7. Fiber Architecture

B. mori fibers are 10–16 µm wide [73] while dragline silk fibers are significantly thinner, around 3–6 µm [74]. The B. mori fiber consists of two fibroin monofilaments originating from the two separate glands, with a coat of sericin [73,75]. The architecture of dragline silk fibers has been debated, and the fiber has been proposed to consist of two to five layers. A skin-core structure has been suggested [9,76,77,78], but also four-layered [79] or five-layered structures [80] have been proposed. The lack of conclusive data about the architecture of dragline silk probably relate to the fact that these studies involve extensive treatment of the silk, such as dehydrating, embedding in plastic, sectioning and staining [9,77,78], dipping silk fibers in urea and allowing them to supercontract [79] or treating fibers using ether, triton x-100 and freeze-thaw cycles, after which they were embedded and sectioned [80]. Most studies have, however, agreed upon the presence of micro- and nanofibrils in parallel to the fiber axis within the dragline silk [78,80,81,82,83], which is also the case for silkworm silk [75,83,84].
The presence of nano- and micro-fibrils within the fiber could be important for its tensile properties. Twisted microfibrils would significantly increase the toughness of the fiber, a feature which is frequently utilized in manmade fibers and ropes. Relaxation studies on native spider silk has pointed towards a torsional memory in dragline silk [85,86], which may in part explain the high toughness of spider silks. One aim of the production of artificial fibers has been to get fibers that are as homogenous as possible, an ambition that may be questionable since native dragline silk fibers are apparently quite heterogenous. A certain heterogeneity of the structure within the fiber may increase the strength of the fiber, while too much or too little heterogeneity could cause fibers to be less strong [87].

8. Tensile Properties of Silk Fibers—Why Is Spider Silk Tougher?

Fibers spun by spiders and silkworms both have a very high toughness, compared to other natural and manmade fibers, but spider silk is in general superior to silkworm silk. The stress/strain behaviors show that the dragline silk from Argiope trifasciata is much stronger (higher maximum stress before breaking) and also more extendible (higher strain) than B. mori fibers (Figure 3).
There are likely several factors that lead to spider silk being tougher than silkworm silk, and several models of how the toughness is mediated have been put forward, e.g., [57,68,90,91,92]. One hypothesis states that the presence of poly-GA repeats in the repetitive part of fibroins, as compared to poly-A blocks present in spidroins, will create a lower binding strength of the beta sheets [68], which likely also affects the tensile properties. Hayashi and co-authors modelled that the poly-GA will form less stable beta sheets than poly-A since Gly lacks a side-chain that can mediate hydrophobic interactions [68]. Comparing the binding strength of potential beta sheets of SpRep and FibRep using the Zipper database [93], which can be used to predict amyloid fibril forming segments, one can see that the energies of the poly-GA motifs in the FibRep are much higher than those of the poly-A blocks in SpRep (Figure 4), which means that the poly-GA motifs are predicted to form much weaker beta sheets. This observation further argues that the nature of the repetitive parts to a large extent explains the lower toughness exhibited by silkworm silk.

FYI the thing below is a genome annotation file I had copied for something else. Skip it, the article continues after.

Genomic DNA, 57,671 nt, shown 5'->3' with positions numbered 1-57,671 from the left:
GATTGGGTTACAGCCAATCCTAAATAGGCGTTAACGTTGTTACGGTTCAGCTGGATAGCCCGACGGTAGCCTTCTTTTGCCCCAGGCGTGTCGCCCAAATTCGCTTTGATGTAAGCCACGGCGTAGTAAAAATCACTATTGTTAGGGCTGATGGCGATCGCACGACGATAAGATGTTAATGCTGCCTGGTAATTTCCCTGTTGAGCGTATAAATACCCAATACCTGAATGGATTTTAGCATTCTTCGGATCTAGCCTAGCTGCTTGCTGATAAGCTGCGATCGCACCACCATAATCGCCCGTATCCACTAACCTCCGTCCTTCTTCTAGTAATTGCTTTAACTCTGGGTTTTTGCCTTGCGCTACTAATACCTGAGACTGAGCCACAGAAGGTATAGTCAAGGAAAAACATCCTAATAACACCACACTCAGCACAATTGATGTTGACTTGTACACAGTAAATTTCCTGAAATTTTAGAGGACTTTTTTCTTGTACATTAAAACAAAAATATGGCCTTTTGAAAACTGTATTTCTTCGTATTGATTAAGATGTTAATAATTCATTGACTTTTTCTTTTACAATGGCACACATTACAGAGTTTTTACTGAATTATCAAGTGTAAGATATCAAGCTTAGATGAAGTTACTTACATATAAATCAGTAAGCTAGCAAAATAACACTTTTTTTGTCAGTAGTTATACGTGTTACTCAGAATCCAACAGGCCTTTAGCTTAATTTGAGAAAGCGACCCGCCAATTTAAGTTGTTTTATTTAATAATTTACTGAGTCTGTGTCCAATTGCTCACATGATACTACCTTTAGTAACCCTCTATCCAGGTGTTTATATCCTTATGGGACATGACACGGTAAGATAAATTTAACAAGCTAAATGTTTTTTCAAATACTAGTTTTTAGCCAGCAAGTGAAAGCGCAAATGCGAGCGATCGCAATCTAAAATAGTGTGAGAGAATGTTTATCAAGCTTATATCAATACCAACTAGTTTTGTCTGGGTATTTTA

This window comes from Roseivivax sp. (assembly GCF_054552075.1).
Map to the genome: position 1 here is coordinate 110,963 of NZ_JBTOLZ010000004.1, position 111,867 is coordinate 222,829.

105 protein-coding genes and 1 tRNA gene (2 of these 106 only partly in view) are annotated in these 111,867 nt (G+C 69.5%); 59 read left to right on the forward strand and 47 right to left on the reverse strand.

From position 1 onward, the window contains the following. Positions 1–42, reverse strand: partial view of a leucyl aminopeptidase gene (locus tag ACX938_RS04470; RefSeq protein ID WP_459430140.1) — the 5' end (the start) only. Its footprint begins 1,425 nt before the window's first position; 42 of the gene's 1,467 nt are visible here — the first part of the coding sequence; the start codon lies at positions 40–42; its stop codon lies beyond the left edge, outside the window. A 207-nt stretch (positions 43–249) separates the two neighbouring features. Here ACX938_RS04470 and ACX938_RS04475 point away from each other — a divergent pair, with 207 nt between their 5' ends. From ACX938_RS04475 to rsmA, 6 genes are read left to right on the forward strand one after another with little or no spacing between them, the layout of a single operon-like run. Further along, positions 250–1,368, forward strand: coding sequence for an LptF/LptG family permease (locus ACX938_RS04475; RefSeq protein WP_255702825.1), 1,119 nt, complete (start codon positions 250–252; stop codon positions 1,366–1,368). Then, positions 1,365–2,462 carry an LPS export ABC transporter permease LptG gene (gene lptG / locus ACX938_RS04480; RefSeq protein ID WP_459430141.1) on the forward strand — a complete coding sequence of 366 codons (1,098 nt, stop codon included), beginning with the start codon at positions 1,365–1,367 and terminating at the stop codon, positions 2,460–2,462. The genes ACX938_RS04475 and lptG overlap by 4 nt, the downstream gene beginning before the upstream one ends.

Neither the poly-GA nor the poly-A segments of the repetitive regions are intrinsically prone to forming beta sheets. In fact, Ala is the naturally occurring residue with the highest α-helical propensity and Gly is disfavoured in any secondary structure [94]. This may be a prerequisite for keeping the proteins in solution before spinning, and any other stretch of amino acid residues could pose a danger by being prone to aggregate prematurely [95].

9. Conclusions and Future Perspectives

By comparing silk spinning in two distantly related species, in which the ability to spin silk apparently evolved after they separated during evolution [5,6], we find some features that appear to be crucial for successful fiber formation. Firstly, the pH gradient is tightly controlled, is present in both silk production systems, and mediates dramatic secondary structure transitions of the silk proteins, via specific effects on the terminal domains; Secondly, the silk proteins are highly soluble at neutral pH. The high overall solubility may be attributed to the highly soluble terminal domains, but also the repetitive regions rich in alanine and glycine residues are water soluble, in contrast to stretches of hydrophobic residues [96]; Thirdly, silk proteins are large, >300 kDa, which may be necessary in order to obtain the great mechanical strength and extensibility displayed by the fibers, although alternative explanations to the large sizes, based on general genetic mechanisms, are also possible [97].